Custer Gallatin Forest Plan Limits Wilderness For Gallatin Range
The recently released Custer Gallatin National Forest Service plan shrinks interim wilderness protections for the 155,000-acre Hyalite Porcupine Buffalohorn Wilderness Study Area (HPBH WSA).
The HPBH WSA was established by Senate bill S. 393 in 1977. Among the mandates in the Act: SEC. 3. (a) says: “Except as otherwise provided by this section, and subject to existing private rights, the wilderness study areas designated by this Act shall, until Congress determines otherwise, be administered by the Secretary of Agriculture so as to maintain their presently existing wilderness character and potential for inclusion in the National Wilderness Preservation Systems.”
Congress did not say “may” maintain, or “could” maintain if it were convenient. The Act says “shall” maintain wilderness character.
Instead of following the Congressional instruction, the Forest Service has permitted non-conforming activities in the WSA such as mountain biking, ORV use, and snowmobiling. Some (Gallatin Forest Partnership) use this past FS inaction to follow Congressional mandates to claim we cannot expect to protect the entire Gallatin Range as wilderness.
Ironically the Bitterroot National Forest which also has two S. 393 areas (Blue Joint and Sapphire Mountains) has determined that they must maintain wilderness attributes by banning mechanical access, including mountain bikes. Tragically, the Gallatin National Forest has decided, in collusion with a number of large s0-called conservation groups that include the Greater Yellowstone Coalition, Montana Wilderness Association, Winter Wildlands, The Wilderness Society, and others as part of the Gallatin Forest Partnership, that lesser protective designations are acceptable.
Clearly this was not Congress’s intent. Indeed, in the 1990s Congress directed the Forest Service to acquire private inholdings in the southern part of the range with the expressed intent of enabling future wilderness designation.
The Buffalohorn-Porcupine drainages are the most important wildlife habitat in the entire Gallatin Range. It has the densest grizzly numbers, is elk winter range and migration corridor, plus home to wolves, moose, bighorn sheep, mule deer, wolverine, and other wildlife. If any part of the Gallatin Range should be designated wilderness, this is the spot.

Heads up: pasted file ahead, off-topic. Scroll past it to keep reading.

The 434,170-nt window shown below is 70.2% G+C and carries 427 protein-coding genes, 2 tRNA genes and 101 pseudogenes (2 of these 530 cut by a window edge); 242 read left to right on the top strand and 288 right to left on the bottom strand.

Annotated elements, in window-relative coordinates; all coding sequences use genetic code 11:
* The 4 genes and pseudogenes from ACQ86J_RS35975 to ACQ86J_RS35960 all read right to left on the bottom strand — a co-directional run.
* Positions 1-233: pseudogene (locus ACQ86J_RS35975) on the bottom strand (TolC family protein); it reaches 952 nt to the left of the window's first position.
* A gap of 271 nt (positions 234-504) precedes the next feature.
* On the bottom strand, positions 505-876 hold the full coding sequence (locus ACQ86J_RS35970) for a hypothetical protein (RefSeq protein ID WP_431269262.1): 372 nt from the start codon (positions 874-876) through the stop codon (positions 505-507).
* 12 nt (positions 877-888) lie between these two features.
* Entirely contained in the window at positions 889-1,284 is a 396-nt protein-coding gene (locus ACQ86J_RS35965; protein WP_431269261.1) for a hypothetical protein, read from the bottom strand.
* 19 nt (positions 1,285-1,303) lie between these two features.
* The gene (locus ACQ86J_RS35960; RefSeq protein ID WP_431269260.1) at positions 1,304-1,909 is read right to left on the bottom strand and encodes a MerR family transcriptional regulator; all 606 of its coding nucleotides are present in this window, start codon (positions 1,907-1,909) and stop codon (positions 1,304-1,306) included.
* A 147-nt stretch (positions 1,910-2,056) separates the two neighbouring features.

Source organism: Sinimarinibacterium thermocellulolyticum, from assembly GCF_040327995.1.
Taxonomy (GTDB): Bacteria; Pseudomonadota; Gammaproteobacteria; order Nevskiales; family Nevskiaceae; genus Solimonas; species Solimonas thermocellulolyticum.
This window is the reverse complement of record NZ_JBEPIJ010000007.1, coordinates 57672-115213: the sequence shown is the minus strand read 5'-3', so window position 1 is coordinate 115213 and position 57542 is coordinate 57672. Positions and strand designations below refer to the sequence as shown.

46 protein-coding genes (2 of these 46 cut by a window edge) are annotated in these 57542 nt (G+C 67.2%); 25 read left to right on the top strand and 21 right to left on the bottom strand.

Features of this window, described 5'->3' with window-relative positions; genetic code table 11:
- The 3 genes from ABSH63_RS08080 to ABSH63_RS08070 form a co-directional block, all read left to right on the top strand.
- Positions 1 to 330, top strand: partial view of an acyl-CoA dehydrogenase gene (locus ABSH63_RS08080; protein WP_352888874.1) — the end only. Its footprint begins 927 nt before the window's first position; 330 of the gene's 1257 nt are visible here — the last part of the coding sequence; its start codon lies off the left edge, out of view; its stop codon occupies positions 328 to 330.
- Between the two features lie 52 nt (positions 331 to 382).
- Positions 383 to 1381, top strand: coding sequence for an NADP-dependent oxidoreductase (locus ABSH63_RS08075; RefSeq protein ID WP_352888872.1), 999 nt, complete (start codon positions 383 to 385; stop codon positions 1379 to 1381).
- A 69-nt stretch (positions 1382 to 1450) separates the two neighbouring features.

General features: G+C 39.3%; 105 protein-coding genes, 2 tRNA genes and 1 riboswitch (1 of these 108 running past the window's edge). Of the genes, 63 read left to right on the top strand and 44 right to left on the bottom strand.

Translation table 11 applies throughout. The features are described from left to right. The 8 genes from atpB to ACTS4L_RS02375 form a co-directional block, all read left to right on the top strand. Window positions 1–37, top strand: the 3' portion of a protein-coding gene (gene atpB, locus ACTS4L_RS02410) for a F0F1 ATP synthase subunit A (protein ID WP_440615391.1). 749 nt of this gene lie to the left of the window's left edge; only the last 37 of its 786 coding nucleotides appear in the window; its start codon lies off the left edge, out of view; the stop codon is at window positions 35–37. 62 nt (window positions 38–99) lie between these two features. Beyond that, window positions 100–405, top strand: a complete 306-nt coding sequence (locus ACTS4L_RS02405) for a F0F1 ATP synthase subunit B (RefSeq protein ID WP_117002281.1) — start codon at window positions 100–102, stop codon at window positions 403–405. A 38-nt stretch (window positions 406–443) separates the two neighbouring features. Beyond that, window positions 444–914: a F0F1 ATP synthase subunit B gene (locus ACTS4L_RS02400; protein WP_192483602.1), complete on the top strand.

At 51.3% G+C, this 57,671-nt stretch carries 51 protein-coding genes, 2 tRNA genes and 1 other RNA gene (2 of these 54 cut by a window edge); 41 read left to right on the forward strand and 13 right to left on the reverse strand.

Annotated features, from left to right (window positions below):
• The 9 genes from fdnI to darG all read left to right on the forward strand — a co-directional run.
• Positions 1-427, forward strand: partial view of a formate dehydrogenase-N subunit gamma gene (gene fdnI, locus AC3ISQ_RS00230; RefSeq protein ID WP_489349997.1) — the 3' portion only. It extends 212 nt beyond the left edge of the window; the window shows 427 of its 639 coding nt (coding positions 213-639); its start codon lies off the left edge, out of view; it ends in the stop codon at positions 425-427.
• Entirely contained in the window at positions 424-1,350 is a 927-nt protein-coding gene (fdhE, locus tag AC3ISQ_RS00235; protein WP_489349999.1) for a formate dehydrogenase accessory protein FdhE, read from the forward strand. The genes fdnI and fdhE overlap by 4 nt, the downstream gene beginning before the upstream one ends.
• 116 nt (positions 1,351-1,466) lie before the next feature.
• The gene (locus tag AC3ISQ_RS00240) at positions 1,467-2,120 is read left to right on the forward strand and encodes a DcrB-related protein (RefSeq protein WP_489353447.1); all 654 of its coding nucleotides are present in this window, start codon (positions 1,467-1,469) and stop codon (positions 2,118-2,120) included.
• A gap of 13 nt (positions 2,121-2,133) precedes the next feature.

Instead of honoring Congressional intent by recommending wilderness for the entire HPBH WSA, the Forest Service is using an unknown and untested “Backcountry” status for the wildlife-rich Buffalohorn Porcupine drainages which, among other things, permits mechanical access.
With the continued population pressures surrounding the Bozeman area, we need to preserve every last acre of wild country with the strongest and time-tested designations like inclusion in the Wilderness Act. Unfortunately, the Forest Service has failed its ethical and legal obligation to protect the full extent of the Gallatin Range wildlands for biodiversity, carbon storage, and wildlife.
Time for Congress to create a 270,000-acre Gallatin Range Wilderness as advocated by the Gallatin Yellowstone Wilderness Alliance. https://www.gallatinyellowstonewilderness.org/
George Wuerthner is an ecologist and former hunting guide with a degree in wildlife biology
3 Responses to Custer Gallatin Forest Plan Limits Wilderness For Gallatin Range
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Another disappointment under the Trump administration. Too bad these matters end up being resolved in the courts, but at least there is that remedy.
The level of hypocrisy and manipulation is appalling! MWA has been co-oped by mountain bikers and other multiple abuse groups. They do not care about wildlife habitat, water quality or the condition of the range/forests. It is all about their fun/wreck-creation. They have totally abandoned the concept of wilderness and lobby the forest service to advance their agenda. The blather, double-speak, convoluted language and propaganda expressed by the Gallatin Forest Partnership makes me want to vomit!!
I am in total agreement with the article and previous two responses. For those with a strong stomach, peruse Appendix F of the newly released Custer Gallatin Forest Plan that has condensed objections to the EIS and plan followed by some stunning vagueries and doublespeak in response, completely towing this corrupt excuse for an administration’s party line.